.gov website i have a meeting with house science and technology committee about that. imagine if we allowed the government to design facebook or twitter or foursquare or youtube? these guys, if you want to design something that consumers are going to use get outside the government. got to get outside the mentality and got to let the private market develop the technology because this is what they're in the business of doing. the government's more concerned about the process where private sector is more concerned about the outcome. and that is the inherent conflict. that's why they can't do it. jenna: quick final question from the private company perspective because we've been following this for a few days. by the way, this is google's quote about the government nsa report. we are outraged at the links the government seems haveto have gone to intercept data from our private fiber networks is what they have to say. there is google reports about mysterious floating barge in san francisco bay. what are they up to? do you think it is wanting data in a different place where it can't be touched? >>
the fa. a has moved finally to make things fit the, fit the science which, no documents problem means that you should be allowed to use them. tracy: mary, tracy byrnes. you alluded to cell phone thing. why not cell phones? other than annoyance, rudeness factor of your neighbor talking entire time what's the difference? >> because the cell phone issue is not a federal aviation administration issue. the cell phone ban is federal communications issue. it is different frequencies. for the airlines to allow these personal electronic devices they have to certify to the faa they have tested planes and they can with stand high-intensity radio frequencies. new planes can. they're built that way. this is tougher on older airlines. the cell phone is slow government agency and slow one. the fcc is even behind the faa. ashley: i'm always interested, mary, pilots themselves sitting in the cockpit nearest to the instruments were already using e-devices and using internet connections, right? >> that's right. the pilots already have an electronic flight deck, electronic flight bay. they have been issu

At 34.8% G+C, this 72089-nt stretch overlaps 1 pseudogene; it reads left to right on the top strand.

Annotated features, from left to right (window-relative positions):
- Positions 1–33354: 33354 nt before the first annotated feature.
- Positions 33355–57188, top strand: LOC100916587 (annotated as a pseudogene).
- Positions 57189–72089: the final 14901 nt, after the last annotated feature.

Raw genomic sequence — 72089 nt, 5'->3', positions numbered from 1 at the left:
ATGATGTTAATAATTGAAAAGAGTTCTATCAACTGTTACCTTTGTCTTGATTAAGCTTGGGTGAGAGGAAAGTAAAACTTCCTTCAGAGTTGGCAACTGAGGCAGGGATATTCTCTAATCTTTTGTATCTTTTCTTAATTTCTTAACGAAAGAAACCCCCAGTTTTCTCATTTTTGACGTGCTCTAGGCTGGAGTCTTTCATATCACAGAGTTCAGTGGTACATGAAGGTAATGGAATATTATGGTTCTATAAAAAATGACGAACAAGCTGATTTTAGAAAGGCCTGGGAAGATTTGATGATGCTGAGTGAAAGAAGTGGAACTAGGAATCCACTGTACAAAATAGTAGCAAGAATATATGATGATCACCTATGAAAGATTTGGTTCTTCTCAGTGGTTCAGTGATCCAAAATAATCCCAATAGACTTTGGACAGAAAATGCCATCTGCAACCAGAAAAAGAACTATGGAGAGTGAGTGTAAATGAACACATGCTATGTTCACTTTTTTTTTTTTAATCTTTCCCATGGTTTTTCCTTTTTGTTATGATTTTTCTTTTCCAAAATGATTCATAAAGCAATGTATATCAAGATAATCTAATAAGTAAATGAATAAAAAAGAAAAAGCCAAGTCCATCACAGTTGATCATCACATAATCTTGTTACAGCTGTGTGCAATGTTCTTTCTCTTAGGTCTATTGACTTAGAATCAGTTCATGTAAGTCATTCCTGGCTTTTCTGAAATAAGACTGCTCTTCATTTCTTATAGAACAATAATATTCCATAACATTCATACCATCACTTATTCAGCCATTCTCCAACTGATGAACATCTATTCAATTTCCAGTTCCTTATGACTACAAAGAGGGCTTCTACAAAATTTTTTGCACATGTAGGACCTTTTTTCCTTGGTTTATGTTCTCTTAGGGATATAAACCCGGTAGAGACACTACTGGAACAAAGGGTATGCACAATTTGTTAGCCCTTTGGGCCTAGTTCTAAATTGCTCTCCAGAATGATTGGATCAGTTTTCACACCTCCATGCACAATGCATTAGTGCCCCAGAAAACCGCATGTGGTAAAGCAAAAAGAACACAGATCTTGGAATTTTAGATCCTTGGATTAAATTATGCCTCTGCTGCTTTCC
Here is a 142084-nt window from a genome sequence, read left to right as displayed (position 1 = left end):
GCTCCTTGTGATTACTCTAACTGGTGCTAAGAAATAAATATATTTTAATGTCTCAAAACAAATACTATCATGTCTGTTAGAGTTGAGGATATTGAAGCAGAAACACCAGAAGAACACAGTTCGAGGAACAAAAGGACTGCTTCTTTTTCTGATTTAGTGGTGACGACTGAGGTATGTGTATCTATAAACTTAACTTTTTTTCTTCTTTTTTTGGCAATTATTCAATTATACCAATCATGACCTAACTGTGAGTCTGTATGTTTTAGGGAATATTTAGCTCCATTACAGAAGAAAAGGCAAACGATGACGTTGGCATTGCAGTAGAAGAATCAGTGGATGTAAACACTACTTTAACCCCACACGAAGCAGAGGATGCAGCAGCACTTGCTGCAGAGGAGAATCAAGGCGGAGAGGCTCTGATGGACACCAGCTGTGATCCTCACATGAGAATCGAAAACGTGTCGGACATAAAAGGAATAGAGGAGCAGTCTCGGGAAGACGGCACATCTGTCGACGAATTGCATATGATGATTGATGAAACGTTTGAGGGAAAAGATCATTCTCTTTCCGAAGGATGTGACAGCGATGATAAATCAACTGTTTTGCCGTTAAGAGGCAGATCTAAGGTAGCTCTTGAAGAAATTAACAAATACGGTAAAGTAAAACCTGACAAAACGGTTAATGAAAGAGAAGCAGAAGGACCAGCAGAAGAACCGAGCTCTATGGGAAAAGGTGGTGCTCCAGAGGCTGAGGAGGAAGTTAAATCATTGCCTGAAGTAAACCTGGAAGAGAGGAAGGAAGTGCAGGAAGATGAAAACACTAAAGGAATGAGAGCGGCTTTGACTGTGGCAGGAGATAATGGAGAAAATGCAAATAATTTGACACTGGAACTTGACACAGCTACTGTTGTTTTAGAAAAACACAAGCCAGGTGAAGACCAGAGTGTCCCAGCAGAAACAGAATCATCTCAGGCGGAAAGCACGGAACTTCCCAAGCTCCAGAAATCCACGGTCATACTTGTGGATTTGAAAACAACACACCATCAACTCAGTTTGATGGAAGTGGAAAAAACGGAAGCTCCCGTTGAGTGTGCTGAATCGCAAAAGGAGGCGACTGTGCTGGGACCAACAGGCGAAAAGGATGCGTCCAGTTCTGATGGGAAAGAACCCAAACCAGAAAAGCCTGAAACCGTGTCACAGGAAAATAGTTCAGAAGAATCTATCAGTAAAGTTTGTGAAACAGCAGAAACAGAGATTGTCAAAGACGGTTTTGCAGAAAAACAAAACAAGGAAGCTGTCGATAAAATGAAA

is quoted in "the christian science monitor" as saying it is a raw deal for the young. he said premiums will go up for young people to subsidize the elders. guest: i think his facts are wrong. if you look at the numbers that are coming out, they are actually lower than anticipated. again, if you make $17,000 a year, you are a young person, you can find a plan for $15 a month, $40 a month, and potentially less. if you make $25,000 a year, you might find a plan for $75 a month, $100 a month. the uninsured single, young adult population would qualify for insurance under $50 a month. fail to those studies take into account the subsidies which disproportionately help people at the lower end of the economic spectrum, which happens to be a lot of young people. host: well, the penalties for the uninsured in 2014 -- next year it will be $95 per adult, or one percent of family income, whichever is lower. 3 hundred $25 per adult, in2% of income, and finally 2016, 600 $95 per adult, or 2.5% of family income. the think those are fair? guest: it is important to have a system where everybody pays in.
Search Results 0 to 20 of about 21 (some duplicates have been removed)